Many Thousands of years ago, Middle Eastern people called the Semites created a string of city states across what is now known as Syria. The ancient fortresses and mosques seen everywhere show that this is a country rich in history. Several of its cities are among the oldest in the world, and the very first alphabet was formed here at around 1500 B.C. A variety of other landscapes can be explored around Syria, from arid deserts to snow-tipped mountains and pine oak forests. It was June of 2010, way before when the skies were still clear when I had the great opportunity of working for a needle company in Aleppo, Syria. They hired my services as an IT Professional for a month from our office in New York. After creating new computer programs, I was given eight days to tour and know the interesting points of this beautiful country. Syria holds an endearing and memorable place in my heart.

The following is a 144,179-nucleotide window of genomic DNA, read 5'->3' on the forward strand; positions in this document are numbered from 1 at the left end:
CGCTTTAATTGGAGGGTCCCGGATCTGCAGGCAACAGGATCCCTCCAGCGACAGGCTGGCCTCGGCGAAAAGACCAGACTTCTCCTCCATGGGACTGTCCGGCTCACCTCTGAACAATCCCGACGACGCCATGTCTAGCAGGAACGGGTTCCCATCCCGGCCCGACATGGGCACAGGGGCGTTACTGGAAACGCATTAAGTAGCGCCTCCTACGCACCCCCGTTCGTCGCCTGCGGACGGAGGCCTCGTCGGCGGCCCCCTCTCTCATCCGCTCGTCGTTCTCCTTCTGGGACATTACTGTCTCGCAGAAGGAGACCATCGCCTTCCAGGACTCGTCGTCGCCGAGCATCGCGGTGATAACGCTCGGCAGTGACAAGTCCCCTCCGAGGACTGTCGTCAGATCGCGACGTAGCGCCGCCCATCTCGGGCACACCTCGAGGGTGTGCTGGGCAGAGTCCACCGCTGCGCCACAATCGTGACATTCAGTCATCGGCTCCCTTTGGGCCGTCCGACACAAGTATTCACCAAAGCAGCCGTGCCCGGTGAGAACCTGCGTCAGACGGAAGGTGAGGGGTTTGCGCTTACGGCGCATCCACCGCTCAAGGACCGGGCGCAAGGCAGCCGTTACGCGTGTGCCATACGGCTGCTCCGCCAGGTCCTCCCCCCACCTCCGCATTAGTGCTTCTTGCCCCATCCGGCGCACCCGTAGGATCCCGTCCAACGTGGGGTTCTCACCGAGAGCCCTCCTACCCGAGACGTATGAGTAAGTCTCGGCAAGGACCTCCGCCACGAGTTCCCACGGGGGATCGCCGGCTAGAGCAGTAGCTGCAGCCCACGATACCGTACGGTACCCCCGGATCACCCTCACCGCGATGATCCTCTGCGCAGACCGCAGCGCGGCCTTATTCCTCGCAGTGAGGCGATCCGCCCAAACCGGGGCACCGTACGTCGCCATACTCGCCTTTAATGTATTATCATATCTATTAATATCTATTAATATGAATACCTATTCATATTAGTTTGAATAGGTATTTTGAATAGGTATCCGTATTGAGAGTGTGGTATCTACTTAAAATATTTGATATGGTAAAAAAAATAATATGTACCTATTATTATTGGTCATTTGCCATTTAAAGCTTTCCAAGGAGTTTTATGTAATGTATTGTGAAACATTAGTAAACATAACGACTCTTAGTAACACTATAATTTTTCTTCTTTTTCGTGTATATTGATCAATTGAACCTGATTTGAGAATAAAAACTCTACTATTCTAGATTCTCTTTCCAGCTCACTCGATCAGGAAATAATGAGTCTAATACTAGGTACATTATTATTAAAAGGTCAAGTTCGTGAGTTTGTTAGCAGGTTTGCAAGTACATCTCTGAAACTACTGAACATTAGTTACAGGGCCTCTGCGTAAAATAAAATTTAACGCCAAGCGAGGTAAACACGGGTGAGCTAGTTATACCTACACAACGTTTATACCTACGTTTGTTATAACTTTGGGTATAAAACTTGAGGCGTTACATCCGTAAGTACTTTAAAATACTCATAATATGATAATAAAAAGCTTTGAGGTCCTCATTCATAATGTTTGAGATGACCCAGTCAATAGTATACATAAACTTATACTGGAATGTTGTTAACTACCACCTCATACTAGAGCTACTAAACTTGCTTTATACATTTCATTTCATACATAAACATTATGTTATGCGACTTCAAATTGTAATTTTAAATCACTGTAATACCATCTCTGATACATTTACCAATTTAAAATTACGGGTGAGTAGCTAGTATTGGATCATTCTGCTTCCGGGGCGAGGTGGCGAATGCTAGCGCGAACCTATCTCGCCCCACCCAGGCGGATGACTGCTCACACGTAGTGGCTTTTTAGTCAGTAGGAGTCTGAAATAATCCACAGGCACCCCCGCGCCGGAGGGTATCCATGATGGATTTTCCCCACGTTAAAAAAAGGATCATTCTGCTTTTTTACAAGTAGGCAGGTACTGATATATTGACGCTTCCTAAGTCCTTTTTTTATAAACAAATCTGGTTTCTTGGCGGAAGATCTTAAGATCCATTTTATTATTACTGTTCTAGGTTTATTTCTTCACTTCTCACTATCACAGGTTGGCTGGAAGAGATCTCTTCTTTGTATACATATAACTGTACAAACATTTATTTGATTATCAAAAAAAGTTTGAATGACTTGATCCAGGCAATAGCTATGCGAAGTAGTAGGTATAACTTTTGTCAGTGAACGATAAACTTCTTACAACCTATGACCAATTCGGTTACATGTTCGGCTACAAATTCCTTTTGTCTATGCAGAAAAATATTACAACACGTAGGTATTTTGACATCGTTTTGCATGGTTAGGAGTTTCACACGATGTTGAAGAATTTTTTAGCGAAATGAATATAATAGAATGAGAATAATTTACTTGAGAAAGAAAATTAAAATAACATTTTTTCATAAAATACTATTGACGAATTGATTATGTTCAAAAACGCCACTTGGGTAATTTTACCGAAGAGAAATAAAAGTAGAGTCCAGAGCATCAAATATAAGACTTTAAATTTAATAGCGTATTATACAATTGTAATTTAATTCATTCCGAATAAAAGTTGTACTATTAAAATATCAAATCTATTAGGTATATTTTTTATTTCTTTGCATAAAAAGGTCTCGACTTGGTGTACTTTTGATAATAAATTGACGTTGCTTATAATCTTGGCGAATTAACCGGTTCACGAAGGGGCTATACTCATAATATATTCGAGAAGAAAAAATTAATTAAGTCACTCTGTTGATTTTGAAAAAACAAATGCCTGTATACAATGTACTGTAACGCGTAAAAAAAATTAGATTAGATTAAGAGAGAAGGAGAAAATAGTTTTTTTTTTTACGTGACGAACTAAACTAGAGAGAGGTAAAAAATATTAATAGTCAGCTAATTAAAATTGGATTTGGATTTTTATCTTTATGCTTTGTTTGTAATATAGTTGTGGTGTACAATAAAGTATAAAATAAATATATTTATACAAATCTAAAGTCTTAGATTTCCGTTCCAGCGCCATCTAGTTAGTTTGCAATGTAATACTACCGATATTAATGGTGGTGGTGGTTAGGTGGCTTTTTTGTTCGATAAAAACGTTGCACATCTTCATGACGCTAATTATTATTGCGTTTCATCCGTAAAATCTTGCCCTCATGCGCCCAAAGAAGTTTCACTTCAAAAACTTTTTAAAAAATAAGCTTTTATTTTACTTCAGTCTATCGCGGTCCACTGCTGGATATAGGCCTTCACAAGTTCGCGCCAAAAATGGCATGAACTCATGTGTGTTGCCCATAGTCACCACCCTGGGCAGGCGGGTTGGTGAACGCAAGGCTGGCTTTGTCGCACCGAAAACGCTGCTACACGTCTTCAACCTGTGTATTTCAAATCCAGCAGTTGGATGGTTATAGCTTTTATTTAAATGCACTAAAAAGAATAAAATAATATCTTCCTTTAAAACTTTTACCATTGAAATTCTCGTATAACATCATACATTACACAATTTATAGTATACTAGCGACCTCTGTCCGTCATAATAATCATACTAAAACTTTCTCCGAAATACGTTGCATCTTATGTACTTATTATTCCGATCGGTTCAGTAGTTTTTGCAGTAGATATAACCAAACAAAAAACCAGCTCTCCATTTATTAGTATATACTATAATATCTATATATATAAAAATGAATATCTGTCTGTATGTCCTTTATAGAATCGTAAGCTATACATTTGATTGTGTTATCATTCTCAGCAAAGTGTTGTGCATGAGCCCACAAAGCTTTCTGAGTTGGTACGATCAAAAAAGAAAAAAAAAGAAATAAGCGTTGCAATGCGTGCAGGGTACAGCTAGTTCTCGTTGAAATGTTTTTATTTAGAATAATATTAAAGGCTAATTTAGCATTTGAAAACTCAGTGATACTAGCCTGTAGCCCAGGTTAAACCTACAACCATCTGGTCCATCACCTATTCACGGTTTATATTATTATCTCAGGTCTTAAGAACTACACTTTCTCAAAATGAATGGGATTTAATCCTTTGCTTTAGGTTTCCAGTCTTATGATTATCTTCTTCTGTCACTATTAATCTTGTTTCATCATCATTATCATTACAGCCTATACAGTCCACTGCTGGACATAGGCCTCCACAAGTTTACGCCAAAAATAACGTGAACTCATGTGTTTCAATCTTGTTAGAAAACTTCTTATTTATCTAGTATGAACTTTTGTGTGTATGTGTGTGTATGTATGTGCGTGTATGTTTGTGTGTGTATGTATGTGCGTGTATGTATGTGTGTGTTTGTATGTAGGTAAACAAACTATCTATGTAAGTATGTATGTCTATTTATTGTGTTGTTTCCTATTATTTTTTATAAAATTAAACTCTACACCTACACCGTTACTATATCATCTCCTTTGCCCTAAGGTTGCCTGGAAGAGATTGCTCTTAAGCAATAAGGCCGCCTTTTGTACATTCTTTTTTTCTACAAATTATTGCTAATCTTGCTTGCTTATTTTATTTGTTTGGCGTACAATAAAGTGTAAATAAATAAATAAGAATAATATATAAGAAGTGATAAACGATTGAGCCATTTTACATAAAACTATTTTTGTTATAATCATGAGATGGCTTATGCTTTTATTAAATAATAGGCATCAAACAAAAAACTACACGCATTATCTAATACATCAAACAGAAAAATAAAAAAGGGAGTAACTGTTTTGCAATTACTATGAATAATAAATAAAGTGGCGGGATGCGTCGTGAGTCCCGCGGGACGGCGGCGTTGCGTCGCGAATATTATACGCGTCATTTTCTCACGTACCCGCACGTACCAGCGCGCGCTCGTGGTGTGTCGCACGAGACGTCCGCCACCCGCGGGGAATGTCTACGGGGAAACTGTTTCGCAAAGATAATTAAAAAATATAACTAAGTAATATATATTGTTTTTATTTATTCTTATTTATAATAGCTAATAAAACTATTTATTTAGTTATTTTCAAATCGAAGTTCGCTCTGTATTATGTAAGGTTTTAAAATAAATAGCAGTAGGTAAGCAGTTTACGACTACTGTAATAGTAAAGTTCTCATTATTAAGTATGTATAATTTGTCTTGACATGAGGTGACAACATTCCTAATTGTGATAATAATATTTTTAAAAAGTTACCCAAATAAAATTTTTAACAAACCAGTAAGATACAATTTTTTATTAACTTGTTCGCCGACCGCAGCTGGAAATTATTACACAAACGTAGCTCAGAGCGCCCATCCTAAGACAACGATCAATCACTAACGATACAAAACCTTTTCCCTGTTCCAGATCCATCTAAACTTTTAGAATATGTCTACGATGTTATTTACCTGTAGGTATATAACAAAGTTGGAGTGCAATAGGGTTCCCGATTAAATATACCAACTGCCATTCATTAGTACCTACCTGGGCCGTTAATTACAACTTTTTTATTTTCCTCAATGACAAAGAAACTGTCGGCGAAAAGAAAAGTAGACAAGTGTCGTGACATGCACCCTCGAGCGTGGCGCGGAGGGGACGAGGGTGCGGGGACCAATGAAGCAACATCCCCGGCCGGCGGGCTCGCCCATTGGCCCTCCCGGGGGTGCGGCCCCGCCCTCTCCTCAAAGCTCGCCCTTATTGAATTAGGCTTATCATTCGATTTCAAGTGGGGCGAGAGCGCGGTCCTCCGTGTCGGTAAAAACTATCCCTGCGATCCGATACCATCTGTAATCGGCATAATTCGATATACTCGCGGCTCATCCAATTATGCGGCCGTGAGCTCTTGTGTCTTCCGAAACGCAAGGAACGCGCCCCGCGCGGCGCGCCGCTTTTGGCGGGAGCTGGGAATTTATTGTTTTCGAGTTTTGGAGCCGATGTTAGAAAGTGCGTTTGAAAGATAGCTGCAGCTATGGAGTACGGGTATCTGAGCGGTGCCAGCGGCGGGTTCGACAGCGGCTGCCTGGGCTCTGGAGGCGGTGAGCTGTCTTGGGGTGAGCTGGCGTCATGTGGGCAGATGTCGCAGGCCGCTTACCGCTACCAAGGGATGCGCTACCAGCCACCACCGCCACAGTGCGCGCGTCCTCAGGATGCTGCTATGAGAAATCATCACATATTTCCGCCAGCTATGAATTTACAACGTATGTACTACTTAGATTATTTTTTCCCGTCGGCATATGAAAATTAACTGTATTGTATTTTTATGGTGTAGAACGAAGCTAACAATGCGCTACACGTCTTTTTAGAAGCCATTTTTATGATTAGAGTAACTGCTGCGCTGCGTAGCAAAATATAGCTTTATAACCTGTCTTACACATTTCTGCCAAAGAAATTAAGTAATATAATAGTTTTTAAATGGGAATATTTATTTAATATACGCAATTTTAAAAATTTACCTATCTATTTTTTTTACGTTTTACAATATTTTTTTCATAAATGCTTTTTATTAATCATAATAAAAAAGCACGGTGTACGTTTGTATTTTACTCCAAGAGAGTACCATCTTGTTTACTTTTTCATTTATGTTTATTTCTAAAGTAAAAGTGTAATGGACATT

Arriving safely via Gulf Air in Damascus International Airport, I was welcomed by Abdullah my workmate and travel guide during the course of my stay. From the line of crowds I easily spotted him and we got easily acquainted. We hailed a cab that took us to the city central bus terminal where an eight hour bus ride took us to Aleppo. I stayed with this very kind family who treated me as one of their own. I got myself immersed in their interesting culture and hospitable ways. After work, we tour the key attractions within the second largest city in Syria. I had the best view of the city when I reached the top of Aleppo Citadel.